It will never be know how many hundreds or thousands were slain in the streets, but less than 24 hours after the attack began nearly 60,000 of Haifa’s Arabs had been forced to flee for their lives by sea to nearby Acre with many continuing on to Lebanon. The horrific scene at the port as they crowded on every type of vessel to escape was described by an eye-witness: “Men stepped on their friends and women on their own children. The boats in the port were soon filled with living cargo. The overcrowding on them was horrible. Many turned over and sank with all their passengers.” (Khalidi, “Selected Documents”)

      Mayor Levy expressed the hope that Palestinians who had not yet fled the city would stay. To this day his appeal is cited by Zionists as proof the Jewish leadership did not want the Arabs to flee Palestine. In fact, Levy’s overture proves nothing of the kind as he did not make it until the assault on Haifa and the terror-stricken flight of sixty thousand Arabs had been underway for well over 24 hours. Mayor Levy (who may well have been sincere himself) was very likely following orders given him by the Haganah.

      Even after the fighting was over Jewish troops (especially the Irgunists), continued to terrorize the Arabs while at the same time engaging in wholesale looting of homes, businesses and even hospitals. As in Tiberias, they desecrated churches and purposely damaged other Christian buildings (later prompting a formal protest by the Vatican.) The situation was so out of hand that Aubrey Lippincott was prompted to send another cable to Washington in which he reported “considerable Jewish looting in evacuated Arab areas. Two churches desecrated. Clinic stripped of equipment and furnishings demolished. Haganah claims that looting stopped with the imprisonment of forty Jewish looters. Constant visitors to Consulate, among them nuns and priests, claim looting continues.” (Palumbo, TPC, p. 69)

      How the Zionist leadership saw the situation in Haifa was clearly revealed by Ben-Gurion during a visit to the city on May 1. After witnessing the departure of some Arabs the head of the Jewish Agency proclaimed it “a beautiful sight” and later he told a group of the city’s Jewish leaders that “It is not our duty to see to it that the Arabs return.” (Palumbo, TPC, p. 76)

      “… a letter signed by David Ben Gurion, Israel’s first prime minister and the engineer of its ethnic cleansing policy in 1948, shows that, far from Haifa’s doors being thrown open, Ben Gurion ordered that the refugees be barred from returning.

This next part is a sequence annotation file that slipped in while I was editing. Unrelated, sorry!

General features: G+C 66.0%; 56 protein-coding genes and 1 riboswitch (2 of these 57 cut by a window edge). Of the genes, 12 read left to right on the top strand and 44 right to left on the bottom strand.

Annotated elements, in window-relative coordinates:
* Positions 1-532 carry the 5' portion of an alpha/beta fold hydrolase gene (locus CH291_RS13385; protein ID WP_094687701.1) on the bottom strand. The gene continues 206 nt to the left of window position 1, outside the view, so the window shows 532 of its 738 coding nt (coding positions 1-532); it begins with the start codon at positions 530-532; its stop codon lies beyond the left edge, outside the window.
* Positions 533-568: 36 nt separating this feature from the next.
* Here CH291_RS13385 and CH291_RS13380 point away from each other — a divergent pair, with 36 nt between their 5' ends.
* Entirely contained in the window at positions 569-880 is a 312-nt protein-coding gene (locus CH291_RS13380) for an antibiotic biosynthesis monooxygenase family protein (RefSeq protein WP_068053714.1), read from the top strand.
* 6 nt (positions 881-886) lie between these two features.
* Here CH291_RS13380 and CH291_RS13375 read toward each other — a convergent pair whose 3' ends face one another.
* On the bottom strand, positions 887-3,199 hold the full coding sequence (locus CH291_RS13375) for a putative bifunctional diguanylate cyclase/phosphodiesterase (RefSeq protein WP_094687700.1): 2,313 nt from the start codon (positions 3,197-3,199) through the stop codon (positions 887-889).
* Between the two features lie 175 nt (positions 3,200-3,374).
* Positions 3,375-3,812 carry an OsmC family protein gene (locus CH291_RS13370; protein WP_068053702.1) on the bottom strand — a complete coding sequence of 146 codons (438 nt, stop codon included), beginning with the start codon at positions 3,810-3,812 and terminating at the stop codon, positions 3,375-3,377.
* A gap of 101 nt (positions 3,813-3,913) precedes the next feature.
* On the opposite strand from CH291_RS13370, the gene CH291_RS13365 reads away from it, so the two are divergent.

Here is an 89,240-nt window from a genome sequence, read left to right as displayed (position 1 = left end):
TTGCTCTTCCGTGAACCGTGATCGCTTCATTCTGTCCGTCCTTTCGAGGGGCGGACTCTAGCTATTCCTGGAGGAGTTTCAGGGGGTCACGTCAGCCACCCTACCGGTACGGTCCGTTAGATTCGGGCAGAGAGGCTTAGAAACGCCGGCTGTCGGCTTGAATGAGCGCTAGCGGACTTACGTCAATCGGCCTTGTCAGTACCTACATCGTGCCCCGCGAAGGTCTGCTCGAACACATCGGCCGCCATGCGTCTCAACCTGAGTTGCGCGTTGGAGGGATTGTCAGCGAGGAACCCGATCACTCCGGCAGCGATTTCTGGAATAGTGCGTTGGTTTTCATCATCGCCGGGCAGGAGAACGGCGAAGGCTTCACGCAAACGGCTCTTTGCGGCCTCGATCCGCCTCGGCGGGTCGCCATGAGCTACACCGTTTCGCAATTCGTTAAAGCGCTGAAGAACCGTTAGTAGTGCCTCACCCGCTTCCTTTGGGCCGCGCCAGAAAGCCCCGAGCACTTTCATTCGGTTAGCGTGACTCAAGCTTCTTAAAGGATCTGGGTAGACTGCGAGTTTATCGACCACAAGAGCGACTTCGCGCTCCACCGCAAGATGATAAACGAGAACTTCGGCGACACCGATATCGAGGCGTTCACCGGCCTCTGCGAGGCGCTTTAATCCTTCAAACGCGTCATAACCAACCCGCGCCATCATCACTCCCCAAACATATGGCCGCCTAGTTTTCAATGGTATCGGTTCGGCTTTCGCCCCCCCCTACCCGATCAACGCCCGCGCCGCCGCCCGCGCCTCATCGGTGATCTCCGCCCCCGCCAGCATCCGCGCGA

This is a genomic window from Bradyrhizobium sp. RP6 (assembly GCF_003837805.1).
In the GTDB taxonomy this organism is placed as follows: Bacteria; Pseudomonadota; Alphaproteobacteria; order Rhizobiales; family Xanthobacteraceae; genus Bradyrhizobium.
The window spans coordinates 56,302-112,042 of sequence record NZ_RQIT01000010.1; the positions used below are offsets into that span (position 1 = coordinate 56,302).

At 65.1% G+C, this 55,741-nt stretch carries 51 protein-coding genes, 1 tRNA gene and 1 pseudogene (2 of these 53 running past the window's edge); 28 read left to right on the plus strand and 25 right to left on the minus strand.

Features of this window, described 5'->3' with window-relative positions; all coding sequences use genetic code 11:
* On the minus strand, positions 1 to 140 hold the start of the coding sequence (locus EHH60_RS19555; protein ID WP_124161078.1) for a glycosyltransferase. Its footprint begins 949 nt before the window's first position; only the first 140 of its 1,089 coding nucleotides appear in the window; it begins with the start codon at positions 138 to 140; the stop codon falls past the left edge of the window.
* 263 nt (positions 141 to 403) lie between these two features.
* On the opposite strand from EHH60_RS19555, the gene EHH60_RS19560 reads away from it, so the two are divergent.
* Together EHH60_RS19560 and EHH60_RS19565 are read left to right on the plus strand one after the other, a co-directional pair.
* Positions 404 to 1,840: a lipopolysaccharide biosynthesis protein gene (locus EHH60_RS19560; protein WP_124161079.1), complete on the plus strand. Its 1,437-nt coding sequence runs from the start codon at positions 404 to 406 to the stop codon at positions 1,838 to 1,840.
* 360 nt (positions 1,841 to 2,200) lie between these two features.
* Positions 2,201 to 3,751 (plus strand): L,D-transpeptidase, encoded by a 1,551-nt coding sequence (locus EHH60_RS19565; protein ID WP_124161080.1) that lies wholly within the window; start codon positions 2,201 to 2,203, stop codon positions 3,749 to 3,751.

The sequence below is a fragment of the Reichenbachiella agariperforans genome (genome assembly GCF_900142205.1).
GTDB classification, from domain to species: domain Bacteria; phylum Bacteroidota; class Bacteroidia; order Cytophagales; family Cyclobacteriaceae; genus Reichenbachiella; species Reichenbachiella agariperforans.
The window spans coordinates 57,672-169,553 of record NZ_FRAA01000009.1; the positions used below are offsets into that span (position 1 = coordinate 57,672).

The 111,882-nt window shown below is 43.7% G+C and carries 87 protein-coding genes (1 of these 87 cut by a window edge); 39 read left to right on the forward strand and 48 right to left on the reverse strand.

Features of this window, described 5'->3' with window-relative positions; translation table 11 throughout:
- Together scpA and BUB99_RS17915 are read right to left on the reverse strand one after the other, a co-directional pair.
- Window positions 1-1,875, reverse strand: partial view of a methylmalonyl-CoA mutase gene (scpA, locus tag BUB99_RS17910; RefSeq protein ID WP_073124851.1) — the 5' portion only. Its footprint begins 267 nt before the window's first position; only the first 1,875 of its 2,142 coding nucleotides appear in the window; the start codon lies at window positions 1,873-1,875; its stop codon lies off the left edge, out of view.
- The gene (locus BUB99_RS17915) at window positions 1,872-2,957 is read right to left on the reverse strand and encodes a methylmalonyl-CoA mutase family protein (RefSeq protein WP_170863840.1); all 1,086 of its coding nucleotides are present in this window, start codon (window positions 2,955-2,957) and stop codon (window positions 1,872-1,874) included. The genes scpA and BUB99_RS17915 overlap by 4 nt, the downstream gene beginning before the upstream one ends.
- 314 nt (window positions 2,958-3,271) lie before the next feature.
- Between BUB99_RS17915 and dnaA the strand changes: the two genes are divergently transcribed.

“Written on 2 June 1948, the letter was sent to Abba Khoushy, soon to become Haifa’s mayor.”

      By the time it was all over more than 67,000 Palestinians had been driven out of Haifa. They were never allowed to return and their homes, lands and other properties were confiscated.

      During the fighting mortar barrages had prevented most of Haifa’s Arabs from getting to their banks and they were forced to flee near penniless. Soon after the city was occupied their deposits, totalling about 1.5 billion Palestinian pounds were confiscated by the Jewish Agency (Tom Segev, 1949: The First Israelis, New York, The Free Press, 1986, p.73). As the Palestinian pound (LP) was worth $4.03 U.S. in 1949 (“The Ottawa Process” by Terry Rempel, J of P S, Vol. XXIX, #1, Autumn 1999, p. 44), the amount seized exceeded $6 billion U.S.

      The less than 3000 Arabs who decided to remain in Haifa were soon thrown out of their homes to live as third class citizens in what would become a “Jewish state.” Within weeks 40,000 new Jewish immigrants were living in former Palestinian homes and apartments in Haifa. (Segev, op cit, p. 76)

      Apart from the oil refinery which helped feed their war machine, the Zionists also gained control of Haifa’s seaport which made it much easier to take delivery of the weapons and ammunition their agents were purchasing abroad despite a so-called international arms embargo.

      • Jackdaw on January 17, 2019, 1:05 pm

        @Mister 0

        “As early as October 1948, the Mufti declined al-Khatib’s request for funds for the purchase of arms on the pretext that the matter had been entrusted to the Arab League. But when two months later the Arab League’s Military Committee despatched some 600 rifles to the Haifa Arabs, a mere fifth of them appear to have reached their destination, with the rest distributed elsewhere at the Mufti’s instructions. The AHC even went so far as to use some members of the Haifa National Committee as informers on their counterparts.’

        “On 14 January a car bomb exploded in a Jewish commercial centre, killing eight people and wounding scores of others. Carried out by the Mufti’s local henchmen, the bombing brought to an abrupt end the tenuous truce organized under British pressure in late December”